The demise of Jhamu Sugandh, who produced, financed and collaborated on a varied range of films from Sanjay Leela Bhansali's Hum Dil De Chuke Sanam and Aamir Khan's Lagaan to Deepa Mehta's Fire and Buddhadev Dasgputa's Kaal Purush, has sent shock waves across the industry.
From actor Amitabh Bachchan to director Sanjay Leela Bhansali, everyone believes his death is a big loss to the industry.
"I heard about his passing away on Monday, very sad. He loved cinema and that is evident in the range of films he produced. He was very adventurous as a producer, took risks and in fact welcomed them. He was a very nice gentleman too," Amitabh said.
"He was our adviser at AB Corp. Whenever we were stuck on any financial matter, we'd always turn to Jhamuji. He had a great sense about what worked and didn't work. And he loved to push the envelope. He was too young to die. We didn't meet too often, but through our business association I came to know and like him," added the veteran star.
Sriram Raghavan, whose Johnny Gaddar Jhamu Sugandh initially produced, but had to abandon the project due to a financial crunch, said Sugandh had lately become a recluse.
Raghavan said: "My film and Anurag Kashyap's Gulal were the last films that he produced. I don't know what's happened to Anurag's film. But, Adlabs eventually completed my Johnny Gaddar.
"Lately, he had become a recluse. He wasn't keeping well. And he also felt that the cinema that he believed in and produced had ceased to make a difference to the film industry."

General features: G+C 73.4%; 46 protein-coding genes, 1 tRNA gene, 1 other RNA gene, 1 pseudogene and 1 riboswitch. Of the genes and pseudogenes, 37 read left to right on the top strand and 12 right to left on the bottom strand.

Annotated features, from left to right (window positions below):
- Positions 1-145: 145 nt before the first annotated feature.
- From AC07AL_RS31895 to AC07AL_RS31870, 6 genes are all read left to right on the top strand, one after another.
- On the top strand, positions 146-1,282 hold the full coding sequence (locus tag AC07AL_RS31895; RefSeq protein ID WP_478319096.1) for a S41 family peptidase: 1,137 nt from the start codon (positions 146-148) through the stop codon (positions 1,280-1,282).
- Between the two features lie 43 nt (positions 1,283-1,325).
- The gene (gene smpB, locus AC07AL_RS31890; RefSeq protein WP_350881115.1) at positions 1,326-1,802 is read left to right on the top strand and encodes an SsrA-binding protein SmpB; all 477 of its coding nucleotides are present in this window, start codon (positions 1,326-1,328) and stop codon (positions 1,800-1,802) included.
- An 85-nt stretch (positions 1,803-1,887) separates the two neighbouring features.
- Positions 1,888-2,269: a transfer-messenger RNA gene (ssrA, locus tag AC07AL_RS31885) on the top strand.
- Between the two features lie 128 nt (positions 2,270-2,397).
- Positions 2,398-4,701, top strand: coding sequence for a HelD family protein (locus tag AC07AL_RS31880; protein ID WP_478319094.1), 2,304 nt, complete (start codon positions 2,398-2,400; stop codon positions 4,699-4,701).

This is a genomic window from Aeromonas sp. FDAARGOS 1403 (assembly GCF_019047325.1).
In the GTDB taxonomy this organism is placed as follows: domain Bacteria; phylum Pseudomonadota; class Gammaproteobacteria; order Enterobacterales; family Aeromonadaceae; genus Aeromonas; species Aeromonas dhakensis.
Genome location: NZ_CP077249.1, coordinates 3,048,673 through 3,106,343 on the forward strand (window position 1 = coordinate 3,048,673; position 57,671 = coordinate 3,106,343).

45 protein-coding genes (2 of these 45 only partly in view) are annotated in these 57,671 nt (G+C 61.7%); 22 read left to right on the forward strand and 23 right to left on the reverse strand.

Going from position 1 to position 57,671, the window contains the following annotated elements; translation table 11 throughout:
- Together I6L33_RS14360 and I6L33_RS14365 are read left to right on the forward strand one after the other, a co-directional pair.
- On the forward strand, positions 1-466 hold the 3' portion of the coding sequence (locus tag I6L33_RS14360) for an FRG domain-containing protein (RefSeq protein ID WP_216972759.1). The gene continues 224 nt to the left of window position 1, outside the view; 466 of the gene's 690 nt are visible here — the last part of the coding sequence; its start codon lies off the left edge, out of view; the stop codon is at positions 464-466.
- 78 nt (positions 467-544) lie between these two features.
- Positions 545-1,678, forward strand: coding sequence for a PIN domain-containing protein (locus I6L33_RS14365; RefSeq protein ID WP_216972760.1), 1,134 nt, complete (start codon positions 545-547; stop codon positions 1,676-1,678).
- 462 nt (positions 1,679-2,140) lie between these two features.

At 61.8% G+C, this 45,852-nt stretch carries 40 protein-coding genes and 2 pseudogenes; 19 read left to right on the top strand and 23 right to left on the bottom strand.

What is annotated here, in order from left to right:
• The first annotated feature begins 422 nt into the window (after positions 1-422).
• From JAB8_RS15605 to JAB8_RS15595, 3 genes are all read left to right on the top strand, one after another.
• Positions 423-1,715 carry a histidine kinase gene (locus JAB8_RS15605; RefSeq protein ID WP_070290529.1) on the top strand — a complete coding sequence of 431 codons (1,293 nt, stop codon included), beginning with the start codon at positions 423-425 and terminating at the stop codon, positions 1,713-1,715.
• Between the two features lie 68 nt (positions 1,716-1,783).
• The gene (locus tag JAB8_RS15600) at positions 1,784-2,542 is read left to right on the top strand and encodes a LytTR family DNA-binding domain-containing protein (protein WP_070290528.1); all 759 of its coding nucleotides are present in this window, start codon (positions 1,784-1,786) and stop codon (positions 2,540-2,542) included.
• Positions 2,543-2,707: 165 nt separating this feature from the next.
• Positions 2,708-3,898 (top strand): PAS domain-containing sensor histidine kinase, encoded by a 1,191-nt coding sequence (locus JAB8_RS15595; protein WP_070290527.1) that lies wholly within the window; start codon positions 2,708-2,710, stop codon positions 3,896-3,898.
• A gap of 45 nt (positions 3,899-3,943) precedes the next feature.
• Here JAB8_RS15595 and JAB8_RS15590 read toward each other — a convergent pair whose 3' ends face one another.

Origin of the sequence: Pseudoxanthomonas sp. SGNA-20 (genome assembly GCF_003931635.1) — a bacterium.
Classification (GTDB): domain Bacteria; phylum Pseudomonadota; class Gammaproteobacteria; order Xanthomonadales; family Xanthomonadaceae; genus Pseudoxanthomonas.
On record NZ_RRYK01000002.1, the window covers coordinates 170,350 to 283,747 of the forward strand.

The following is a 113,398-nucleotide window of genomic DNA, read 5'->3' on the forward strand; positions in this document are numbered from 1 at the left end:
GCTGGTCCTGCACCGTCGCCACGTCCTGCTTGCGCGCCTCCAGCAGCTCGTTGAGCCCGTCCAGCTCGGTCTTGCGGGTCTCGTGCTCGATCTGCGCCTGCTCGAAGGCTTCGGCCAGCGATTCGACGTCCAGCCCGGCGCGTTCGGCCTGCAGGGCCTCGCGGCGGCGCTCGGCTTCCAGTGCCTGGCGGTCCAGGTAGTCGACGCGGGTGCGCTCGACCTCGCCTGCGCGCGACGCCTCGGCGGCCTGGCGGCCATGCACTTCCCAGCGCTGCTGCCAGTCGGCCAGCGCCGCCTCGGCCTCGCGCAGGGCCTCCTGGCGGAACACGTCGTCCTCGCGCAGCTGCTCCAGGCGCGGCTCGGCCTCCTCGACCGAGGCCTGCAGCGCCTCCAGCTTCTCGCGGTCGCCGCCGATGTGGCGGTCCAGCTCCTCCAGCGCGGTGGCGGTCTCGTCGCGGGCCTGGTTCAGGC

Raghavan admires Sugandh's range of cinema as a filmmaker.
"Look at the man's amazing range of interests as a producer and his roster of filmmakers from Mani Ratnam and Shekhar Kapoor (he was involved with Bandit Queen) to Ram Gopal Varma and me. He approached me after Ek Haseena Thi and said he'd like me to make a movie for him. I suggested Johnny Gaddar. He didn't even listen to the script and asked me to go ahead.
Likewise, Bhansali's Hum Dil De Chuke Sanam was a turning point in the director's career and he is discernibly upset at the sudden demise of the producer.
"It's very upsetting to hear someone whom you were closely associated with is no more. Jhamuji let me make Hum Dil... the way I wanted. He believed in high aesthetics and he believed in good cinema.
"He dared to produce Deepa Mehta's Fire and 1947 Earth when he was told they were controversial. He was happy to lend his name to any film that he thought would take our cinema to another level. It's sad he is gone. But that's life."